Notes on Oedipus Rex.

Начать. Это бесплатно
или регистрация c помощью Вашего email-адреса

1. How maintaining one’s reputation within the wider community involves personal sacrifice.

1.1. To maintain the respect of Thebes, Oedipus feels the need to constantly prove himself, even after saving the city from the sphinx.

1.1.1. He takes it upon himself to find Laios' murder, not just out of his own good will, but to make a show of his power as king and lead his people out of a period of darkness, which eventually results in his downfall.

2. How fear of an impending loss affects one’s consciousness.

2.1. As Oedipus comes closer to the truth his judgement gradually becomes more and more skewed as the evidence of him being a Laios' murder continues to build. This fear of accepting the truth, and his resulting ignorance, makes him act violently and unfairly towards those around him.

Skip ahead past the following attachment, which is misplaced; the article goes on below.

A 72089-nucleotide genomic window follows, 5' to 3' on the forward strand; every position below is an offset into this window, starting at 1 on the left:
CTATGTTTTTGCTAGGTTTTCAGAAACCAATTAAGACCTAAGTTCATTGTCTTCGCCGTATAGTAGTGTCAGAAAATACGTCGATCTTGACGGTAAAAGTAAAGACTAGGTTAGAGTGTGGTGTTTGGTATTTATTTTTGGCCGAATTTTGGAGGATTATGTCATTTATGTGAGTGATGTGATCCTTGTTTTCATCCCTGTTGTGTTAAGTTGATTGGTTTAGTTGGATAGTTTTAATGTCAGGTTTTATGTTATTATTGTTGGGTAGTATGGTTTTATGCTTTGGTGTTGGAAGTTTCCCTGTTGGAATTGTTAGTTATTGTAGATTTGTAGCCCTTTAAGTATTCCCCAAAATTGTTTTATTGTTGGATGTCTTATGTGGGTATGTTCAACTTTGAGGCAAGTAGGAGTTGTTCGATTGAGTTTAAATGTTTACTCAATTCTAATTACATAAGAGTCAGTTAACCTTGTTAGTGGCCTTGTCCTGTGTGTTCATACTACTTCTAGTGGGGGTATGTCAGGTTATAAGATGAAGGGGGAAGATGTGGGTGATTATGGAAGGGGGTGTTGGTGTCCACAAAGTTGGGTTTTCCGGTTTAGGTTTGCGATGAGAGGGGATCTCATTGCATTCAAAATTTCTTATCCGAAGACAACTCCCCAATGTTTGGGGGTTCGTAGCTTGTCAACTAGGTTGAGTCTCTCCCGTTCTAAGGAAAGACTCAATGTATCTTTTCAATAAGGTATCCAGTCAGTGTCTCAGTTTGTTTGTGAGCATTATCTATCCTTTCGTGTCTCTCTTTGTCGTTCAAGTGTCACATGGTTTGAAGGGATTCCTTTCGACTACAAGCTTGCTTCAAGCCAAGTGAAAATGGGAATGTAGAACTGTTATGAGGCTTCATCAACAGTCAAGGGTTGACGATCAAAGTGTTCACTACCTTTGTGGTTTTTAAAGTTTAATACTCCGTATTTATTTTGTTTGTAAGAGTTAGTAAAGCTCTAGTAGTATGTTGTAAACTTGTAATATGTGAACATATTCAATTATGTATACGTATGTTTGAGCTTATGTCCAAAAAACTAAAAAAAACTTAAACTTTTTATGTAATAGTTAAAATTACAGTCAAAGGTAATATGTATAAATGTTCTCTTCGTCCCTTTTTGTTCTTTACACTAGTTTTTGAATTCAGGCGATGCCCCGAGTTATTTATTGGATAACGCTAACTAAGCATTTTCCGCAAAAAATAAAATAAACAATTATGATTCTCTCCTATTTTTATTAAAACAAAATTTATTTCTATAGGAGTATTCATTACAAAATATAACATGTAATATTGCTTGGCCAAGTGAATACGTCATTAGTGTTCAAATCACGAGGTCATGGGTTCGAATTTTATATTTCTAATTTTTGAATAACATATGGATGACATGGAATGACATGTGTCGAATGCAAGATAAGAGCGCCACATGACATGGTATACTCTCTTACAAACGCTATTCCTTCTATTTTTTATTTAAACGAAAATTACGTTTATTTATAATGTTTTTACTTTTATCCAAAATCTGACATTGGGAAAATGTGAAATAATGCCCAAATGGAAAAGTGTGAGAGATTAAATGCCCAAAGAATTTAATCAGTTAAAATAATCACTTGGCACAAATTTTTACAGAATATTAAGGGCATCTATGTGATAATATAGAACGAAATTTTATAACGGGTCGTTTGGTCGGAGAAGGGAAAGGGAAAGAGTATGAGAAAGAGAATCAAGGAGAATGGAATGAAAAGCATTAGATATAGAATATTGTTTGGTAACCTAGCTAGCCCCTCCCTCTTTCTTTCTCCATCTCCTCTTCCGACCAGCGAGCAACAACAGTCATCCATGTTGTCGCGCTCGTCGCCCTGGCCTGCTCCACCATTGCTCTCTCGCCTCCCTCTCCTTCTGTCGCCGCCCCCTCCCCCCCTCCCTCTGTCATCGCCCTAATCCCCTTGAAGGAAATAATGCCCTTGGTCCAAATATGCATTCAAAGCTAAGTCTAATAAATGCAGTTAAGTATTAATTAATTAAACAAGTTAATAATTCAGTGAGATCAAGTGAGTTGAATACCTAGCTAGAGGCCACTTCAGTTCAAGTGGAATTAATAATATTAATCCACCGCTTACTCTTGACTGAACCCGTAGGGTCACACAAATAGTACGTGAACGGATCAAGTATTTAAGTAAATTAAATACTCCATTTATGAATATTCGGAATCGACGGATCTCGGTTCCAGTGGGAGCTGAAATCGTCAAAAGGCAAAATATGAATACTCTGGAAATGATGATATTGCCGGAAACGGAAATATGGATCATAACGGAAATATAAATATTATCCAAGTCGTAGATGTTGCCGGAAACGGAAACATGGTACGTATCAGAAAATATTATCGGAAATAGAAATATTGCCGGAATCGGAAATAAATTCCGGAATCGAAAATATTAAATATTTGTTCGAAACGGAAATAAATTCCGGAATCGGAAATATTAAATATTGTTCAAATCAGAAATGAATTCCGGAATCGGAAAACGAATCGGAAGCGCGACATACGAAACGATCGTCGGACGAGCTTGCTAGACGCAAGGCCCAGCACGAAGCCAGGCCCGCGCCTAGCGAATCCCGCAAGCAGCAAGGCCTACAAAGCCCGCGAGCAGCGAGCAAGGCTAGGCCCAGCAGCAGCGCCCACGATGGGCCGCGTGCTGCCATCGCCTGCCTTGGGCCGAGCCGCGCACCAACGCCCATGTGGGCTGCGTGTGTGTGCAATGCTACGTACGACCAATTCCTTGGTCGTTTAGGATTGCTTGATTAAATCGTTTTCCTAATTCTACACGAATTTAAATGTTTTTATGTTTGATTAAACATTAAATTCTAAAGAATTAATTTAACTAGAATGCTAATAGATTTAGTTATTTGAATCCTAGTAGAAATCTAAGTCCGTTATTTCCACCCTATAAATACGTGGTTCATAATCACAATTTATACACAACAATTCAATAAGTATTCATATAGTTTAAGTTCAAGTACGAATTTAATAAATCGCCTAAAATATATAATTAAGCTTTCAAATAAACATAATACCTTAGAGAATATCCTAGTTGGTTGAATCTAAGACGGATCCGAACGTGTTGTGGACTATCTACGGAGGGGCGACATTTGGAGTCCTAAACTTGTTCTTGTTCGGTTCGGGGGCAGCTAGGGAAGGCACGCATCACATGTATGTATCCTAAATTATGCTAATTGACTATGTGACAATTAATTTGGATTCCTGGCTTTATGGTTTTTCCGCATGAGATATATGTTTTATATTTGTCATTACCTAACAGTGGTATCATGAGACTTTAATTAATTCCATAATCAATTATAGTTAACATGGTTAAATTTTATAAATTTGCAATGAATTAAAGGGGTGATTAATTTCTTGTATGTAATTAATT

2.1.1. This shift in behaviour as a result of fear and insecurity acts as a magnifying glass for Oedipus' flaws. A man who is introduced as a strong, caring leader is reduced to a nescient, desperate tyrant.

2.1.2. By accepting that he is Laios' murder, Oedipus not only loses his position as king of Thebes, but also must accept the fact that he has lost his father, and, towards the end of the play, his mother as well.

3. How an individual’s unresolved trauma manifests itself in violence later on in life.

3.1. The trauma of Oedipus' abandonment as a child as well as the knowledge of his unavoidable fate could be considered a traumatic event, as well as the violence that he enacts upon others and the terror that the sphinx spreads through Thebes.